Caroline: I wanted to say yes, but I knew that if I went to this social thing, first of all, I would be more tired today just because it’s as an introvert, it’s energy expenditure. I would probably have a glass of wine, which means and I would probably have food that’s like richer than we normally have at home. That would mean I would sleep less. That would mean I would wake up tired. That would mean my brain would be foggy in the morning.
Jason: This podcast would not have gotten recorded.
Caroline: It wouldn’t have gone well. And it really is this cascade effect. So sometimes I do find… And it’s on a case by case basis, I’m not saying you have to restrict yourself and not live a fun life because what is it all for? But with projects like this, I can see the domino effect of some of those choices. And the cost benefit analysis of it is like, this isn’t worth it.
Jason: Yeah. And we have other social things that we’re doing. So it wasn’t like saying no to this one left us with nothing. It was like, well, we have something tonight anyway. So it’s like…
Caroline: Well, we just have so many social things now.
Jason: So social.
Caroline: We have more friends here than we ever had.
Jason: I know. It’s wild. Let’s talk about filming videos together. So as of recording this podcast, you’re going to keep working on scripts pretty much all through…
Caroline: The weekend.
Jason: The weekend. And I guess we’re supposed to start filming next week, right? This is going to be the toughest part of the project.
Jason: Is filming together. This is where we have the most friction.
Jason: And so one of the things we’ve been thinking about is, well, do we film the intro or kind of like a sillier part where we’re together and then the end part? So just think of it as like the intro and the outro. Do we film those together? And then just one person does 13 of the videos. And then one person does 13 of the videos.
Caroline: We have not had this debate yet in discussion.
Jason: Here it is. We are now in the debate daybed. Feels good.
Caroline: I’m still open to that, for sure.
Jason: The separate?
Caroline: I’m open to the separate.
Jason: Separate daybeds.
Caroline: Because I think part of it’s fun too, of like some some topics I do think lend themselves better to my voice versus your voice. But I told you that I think one of the differentiators of our channel is the fact that we’re giving business advice as a couple. And you don’t always see that. So even just visually, that adds some type of contrast, which I think is interesting.
Jason: I think what you’re saying is that I look visually interesting on camera.
Caroline: I’m not saying that, but you do.
Caroline: So that’s weighing in my mind. On the other hand, it is always a challenge to kind of, like, divvy up the script in such a way where it doesn’t feel broken up and it doesn’t feel like, okay, you take this line. Now you take this line. And I do wonder sometimes for the viewer, is that a little jumbly?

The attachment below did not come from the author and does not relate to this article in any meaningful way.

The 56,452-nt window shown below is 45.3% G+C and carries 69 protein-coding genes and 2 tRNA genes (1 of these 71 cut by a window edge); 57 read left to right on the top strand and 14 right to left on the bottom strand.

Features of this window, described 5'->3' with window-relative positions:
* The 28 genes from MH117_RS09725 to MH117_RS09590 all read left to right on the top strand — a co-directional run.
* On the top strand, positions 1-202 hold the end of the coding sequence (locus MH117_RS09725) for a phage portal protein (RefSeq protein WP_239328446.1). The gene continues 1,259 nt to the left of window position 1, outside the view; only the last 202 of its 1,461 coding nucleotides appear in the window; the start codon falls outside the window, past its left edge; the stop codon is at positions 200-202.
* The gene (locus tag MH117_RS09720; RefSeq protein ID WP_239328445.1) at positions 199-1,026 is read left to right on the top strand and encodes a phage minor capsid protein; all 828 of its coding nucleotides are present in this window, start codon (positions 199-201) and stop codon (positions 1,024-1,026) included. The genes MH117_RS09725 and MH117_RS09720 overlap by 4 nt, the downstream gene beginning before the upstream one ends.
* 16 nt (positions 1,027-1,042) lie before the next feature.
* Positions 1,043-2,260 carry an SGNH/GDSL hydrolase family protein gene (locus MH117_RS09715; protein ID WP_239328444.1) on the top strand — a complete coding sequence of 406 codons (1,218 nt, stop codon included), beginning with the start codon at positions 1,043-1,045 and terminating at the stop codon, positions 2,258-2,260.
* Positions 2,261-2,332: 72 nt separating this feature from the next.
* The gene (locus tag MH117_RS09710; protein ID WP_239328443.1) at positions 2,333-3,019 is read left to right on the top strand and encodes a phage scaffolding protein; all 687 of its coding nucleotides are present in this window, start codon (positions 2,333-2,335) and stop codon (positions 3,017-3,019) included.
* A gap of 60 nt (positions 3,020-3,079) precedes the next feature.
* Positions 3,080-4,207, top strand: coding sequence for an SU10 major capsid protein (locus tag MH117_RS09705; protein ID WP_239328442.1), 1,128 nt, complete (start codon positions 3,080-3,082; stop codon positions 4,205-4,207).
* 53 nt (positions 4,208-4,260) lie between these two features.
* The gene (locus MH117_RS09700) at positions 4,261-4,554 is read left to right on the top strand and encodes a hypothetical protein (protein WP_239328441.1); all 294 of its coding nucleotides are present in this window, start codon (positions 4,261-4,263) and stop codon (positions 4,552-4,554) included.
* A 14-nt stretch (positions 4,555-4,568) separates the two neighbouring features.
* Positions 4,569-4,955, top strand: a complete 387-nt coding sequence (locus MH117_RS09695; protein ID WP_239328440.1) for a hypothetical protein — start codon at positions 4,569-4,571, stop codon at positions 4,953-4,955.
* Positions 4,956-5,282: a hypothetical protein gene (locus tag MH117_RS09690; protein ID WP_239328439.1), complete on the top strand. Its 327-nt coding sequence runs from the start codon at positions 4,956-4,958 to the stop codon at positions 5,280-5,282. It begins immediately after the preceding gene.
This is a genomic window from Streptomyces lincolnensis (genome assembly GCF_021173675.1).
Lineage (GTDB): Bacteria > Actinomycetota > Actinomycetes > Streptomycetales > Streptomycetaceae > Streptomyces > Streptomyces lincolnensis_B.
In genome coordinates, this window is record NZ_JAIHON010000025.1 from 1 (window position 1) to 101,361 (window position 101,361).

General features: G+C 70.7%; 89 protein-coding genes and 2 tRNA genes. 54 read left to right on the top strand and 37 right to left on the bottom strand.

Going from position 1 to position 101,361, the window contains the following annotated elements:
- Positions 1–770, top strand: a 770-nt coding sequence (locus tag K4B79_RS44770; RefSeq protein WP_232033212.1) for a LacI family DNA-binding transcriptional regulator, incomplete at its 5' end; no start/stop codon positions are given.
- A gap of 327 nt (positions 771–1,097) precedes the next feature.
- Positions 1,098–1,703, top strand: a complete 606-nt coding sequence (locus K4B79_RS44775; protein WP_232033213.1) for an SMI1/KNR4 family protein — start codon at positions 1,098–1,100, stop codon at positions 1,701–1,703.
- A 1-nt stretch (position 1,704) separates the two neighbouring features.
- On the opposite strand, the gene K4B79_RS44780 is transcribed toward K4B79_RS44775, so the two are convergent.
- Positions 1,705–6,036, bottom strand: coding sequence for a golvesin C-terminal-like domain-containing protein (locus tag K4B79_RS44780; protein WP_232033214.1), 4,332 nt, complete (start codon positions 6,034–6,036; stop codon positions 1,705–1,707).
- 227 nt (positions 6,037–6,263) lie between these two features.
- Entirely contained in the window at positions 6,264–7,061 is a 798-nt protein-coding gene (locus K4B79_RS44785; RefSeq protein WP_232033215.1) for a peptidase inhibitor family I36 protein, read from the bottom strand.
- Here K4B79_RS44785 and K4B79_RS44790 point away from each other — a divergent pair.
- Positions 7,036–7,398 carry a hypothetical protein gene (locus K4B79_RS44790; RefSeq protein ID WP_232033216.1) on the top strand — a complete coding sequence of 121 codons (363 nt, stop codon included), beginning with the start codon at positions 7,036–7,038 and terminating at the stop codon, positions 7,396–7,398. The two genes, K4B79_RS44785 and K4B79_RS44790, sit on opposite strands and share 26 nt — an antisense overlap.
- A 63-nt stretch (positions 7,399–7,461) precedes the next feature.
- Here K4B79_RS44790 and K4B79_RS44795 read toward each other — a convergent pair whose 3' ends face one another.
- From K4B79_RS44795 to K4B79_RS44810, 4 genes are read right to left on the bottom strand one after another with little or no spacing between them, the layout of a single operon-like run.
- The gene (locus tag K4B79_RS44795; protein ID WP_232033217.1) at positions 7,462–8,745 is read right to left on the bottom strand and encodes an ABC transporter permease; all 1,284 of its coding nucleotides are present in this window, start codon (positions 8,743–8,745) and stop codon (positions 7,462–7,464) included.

Jason: Yeah. In my belief, if we were to film these separately and just be together in the intro and the outro, I think that adds enough of us together that it’s okay. And I think it might make the overall process a little bit better, where it’s like… because what happens when we sit down to film is like, I just want to entertain. And this is ingrained in me from 1,600 live video shows that I recorded in my previous work life. And I just had to entertain people. So it’s, like, hardwired in my brain, like, when I’m looking at a camera, got to entertain.
Caroline: Can I be honest?
Jason: Yeah, sure.
Caroline: I think it also scares me because that means that 13 of these scripts that I’ve written…
Jason: Give me the crappy ones.
Caroline: Are going to be in your… It is going to be your responsibility to convey that information. And I don’t expect you to go line by line because this is not how you do it. You’re not going to read a line and then tell the line exactly. You’re going to sort of ad lib it and try to get the point across. But from even doing our coaching sessions, where I do the slides for our coaching sessions, but we divvy them up so that every time you take slides… And by the way, I’m saying this not as like, you’re doing this wrong, Jason. I’m saying this as like, I’m a control freak when it comes to my own content. So even the slides that I give you that you do a perfectly great job of. But secretly, in my head, I’m like, I would have said, I’m like, he left that out.
Jason: Well, and the funny part is it’s not…
Caroline: He put the wrong emphasis on the wrong syllable.
Jason: Yeah. And it’s not like I’m reading a slide of something I don’t know. It’s like we’re both teaching the same exact thing that we know. It’s just you would say it in a different way than I do.
Caroline: Yes. And I would give different supporting points.
Jason: So I think if you can, again, give me 13 of the crappy scripts that you don’t mind if I mess up.
Caroline: There are no crappy scripts.
Jason: There’s no crappy scripts around here. But I don’t know. We’re going to figure this out.
Caroline: I just am being honest with you about that is something that…
Jason: Because here’s… Can I just real quick? I think what’s going to happen…
Caroline: Could I stand behind the camera and yell at you and be like, do another take?